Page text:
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Sorry to hear of your painful initial experience with fpm @simong, this is certainly not what we want the process to be like. We’re keen to get existing packages to be fpm compatible and identify any shortcomings in fpm so please submit an issue if you think something is not working that should work or feel free to ask for help in the discussions. If the project in question is available online, are you able to share a link?


I have submitted issue #434

It’s possible to link as Brad said, but it’s not possible to build with libraries that have pre-built modules

Thank you, Milan. I realize that building with MPI is not as simple as I thought, as I can see now by checking what the wrapper does:

$ mpif90 --showme:link
-pthread -I/usr/lib/openmpi -L/usr/lib64 -Wl,-rpath -Wl,/usr/lib64 -Wl,-rpath -Wl,/usr/lib/openmpi -Wl,--enable-new-dtags -L/usr/lib/openmpi -lmpi_usempif08 -lmpi_usempi_ignore_tkr -lmpi_mpifh -lmpi
$ mpif90 --showme:compile 
-I/usr/include -pthread -I/usr/lib/openmpi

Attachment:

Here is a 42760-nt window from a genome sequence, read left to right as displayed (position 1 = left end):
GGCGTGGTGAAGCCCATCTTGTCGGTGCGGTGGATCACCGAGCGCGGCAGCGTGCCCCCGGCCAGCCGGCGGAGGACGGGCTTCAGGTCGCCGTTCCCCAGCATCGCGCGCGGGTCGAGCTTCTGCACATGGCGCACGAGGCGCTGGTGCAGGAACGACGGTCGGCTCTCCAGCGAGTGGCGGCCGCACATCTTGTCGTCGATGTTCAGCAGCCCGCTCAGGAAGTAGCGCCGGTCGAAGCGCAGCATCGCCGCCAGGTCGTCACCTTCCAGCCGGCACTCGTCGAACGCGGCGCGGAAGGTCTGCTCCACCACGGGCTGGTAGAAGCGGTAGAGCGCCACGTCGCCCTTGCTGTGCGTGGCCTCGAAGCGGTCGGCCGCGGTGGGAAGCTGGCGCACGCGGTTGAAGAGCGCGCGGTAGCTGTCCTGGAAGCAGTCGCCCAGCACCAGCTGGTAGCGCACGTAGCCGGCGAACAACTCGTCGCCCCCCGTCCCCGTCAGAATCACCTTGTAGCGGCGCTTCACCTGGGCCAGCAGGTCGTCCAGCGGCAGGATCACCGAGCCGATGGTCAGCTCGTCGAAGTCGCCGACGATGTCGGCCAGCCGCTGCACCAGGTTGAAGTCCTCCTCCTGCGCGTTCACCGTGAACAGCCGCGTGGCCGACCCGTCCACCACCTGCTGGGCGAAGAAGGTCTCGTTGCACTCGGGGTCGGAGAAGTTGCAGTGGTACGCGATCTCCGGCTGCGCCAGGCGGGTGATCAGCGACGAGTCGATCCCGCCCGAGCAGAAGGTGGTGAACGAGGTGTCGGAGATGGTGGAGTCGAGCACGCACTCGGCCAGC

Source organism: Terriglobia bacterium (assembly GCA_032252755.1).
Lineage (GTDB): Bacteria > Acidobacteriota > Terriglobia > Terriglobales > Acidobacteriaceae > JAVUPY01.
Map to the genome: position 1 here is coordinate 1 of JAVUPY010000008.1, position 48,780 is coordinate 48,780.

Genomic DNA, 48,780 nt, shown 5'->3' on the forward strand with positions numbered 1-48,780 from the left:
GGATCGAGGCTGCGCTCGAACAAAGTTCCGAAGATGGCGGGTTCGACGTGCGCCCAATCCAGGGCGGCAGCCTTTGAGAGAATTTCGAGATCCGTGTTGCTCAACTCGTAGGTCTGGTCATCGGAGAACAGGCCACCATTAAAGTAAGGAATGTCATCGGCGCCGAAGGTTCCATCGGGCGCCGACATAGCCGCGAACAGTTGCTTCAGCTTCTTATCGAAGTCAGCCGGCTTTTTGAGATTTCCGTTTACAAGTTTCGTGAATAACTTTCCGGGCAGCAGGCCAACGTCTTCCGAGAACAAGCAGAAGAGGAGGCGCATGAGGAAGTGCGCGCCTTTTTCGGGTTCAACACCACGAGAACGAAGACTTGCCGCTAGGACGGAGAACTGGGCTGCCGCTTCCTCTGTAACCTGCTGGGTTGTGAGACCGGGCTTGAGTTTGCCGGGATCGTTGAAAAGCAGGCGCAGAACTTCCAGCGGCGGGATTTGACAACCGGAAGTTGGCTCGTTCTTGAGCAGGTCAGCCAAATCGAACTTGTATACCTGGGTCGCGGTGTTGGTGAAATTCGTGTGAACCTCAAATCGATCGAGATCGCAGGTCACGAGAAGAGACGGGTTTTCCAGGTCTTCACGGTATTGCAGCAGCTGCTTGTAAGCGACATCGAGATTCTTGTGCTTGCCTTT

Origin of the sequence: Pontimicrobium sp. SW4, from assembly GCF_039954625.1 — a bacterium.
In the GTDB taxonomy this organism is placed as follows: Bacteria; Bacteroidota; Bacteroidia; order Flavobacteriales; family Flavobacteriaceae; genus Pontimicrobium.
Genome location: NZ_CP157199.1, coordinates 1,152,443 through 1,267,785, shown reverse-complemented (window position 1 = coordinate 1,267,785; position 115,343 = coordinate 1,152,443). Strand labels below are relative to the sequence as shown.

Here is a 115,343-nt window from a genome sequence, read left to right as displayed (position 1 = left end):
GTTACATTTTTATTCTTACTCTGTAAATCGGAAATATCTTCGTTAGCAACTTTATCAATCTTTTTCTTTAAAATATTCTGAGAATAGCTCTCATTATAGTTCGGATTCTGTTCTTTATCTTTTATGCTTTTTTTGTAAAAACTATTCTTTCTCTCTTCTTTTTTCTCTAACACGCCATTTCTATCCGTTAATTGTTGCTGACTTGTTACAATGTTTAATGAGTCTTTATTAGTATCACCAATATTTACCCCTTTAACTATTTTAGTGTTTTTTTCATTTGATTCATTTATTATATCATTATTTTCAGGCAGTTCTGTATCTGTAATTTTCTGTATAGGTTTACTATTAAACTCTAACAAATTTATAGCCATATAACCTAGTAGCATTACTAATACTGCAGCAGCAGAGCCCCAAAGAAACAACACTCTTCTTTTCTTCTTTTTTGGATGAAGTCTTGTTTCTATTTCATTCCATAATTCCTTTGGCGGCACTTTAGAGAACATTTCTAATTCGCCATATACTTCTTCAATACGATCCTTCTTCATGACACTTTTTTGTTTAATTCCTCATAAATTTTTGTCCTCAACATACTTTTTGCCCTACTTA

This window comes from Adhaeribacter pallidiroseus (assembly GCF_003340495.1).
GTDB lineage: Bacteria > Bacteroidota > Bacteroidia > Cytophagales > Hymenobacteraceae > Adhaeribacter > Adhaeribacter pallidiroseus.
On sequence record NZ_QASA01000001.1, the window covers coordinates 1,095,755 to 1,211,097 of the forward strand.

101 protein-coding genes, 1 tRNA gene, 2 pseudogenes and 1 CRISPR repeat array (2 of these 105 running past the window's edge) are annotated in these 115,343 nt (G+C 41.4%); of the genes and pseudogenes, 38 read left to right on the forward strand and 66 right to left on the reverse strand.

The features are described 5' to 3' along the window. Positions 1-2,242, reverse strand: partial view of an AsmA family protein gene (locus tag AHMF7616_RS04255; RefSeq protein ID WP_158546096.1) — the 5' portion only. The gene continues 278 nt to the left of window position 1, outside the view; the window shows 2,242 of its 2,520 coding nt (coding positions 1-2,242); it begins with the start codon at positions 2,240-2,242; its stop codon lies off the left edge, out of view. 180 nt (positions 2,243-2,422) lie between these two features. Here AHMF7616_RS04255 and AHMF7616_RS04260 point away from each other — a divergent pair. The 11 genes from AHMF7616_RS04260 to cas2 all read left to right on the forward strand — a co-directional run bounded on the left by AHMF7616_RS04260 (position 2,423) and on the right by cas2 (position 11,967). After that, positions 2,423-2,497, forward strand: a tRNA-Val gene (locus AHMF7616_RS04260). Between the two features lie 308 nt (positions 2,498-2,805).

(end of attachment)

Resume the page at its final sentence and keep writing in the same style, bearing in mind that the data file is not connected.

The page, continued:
I really appreciate the efforts spent developing fpm and look forward to using it. To all developers, thanks a lot for your good work!


To follow up on fpm and MPI, with fpm/#438 merged, it is now possible to compile fortran MPI projects in fpm if you’re using the Intel mpi compiler wrapper (mpiifort).

1) Add the following to your fpm.toml file:

external-modules = "mpi"  # (if using)

2) Compile with:

$ fpm build --compiler mpiifort

3) Run with:

$ fpm run [NAME] --compiler mpiifort --runner mpirun

This only works for mpiifort by virtue of the existing compiler detection logic, but MPI support in fpm isn’t official in that fpm currently remains ignorant of the fact you are compiling MPI (see fpm/#354).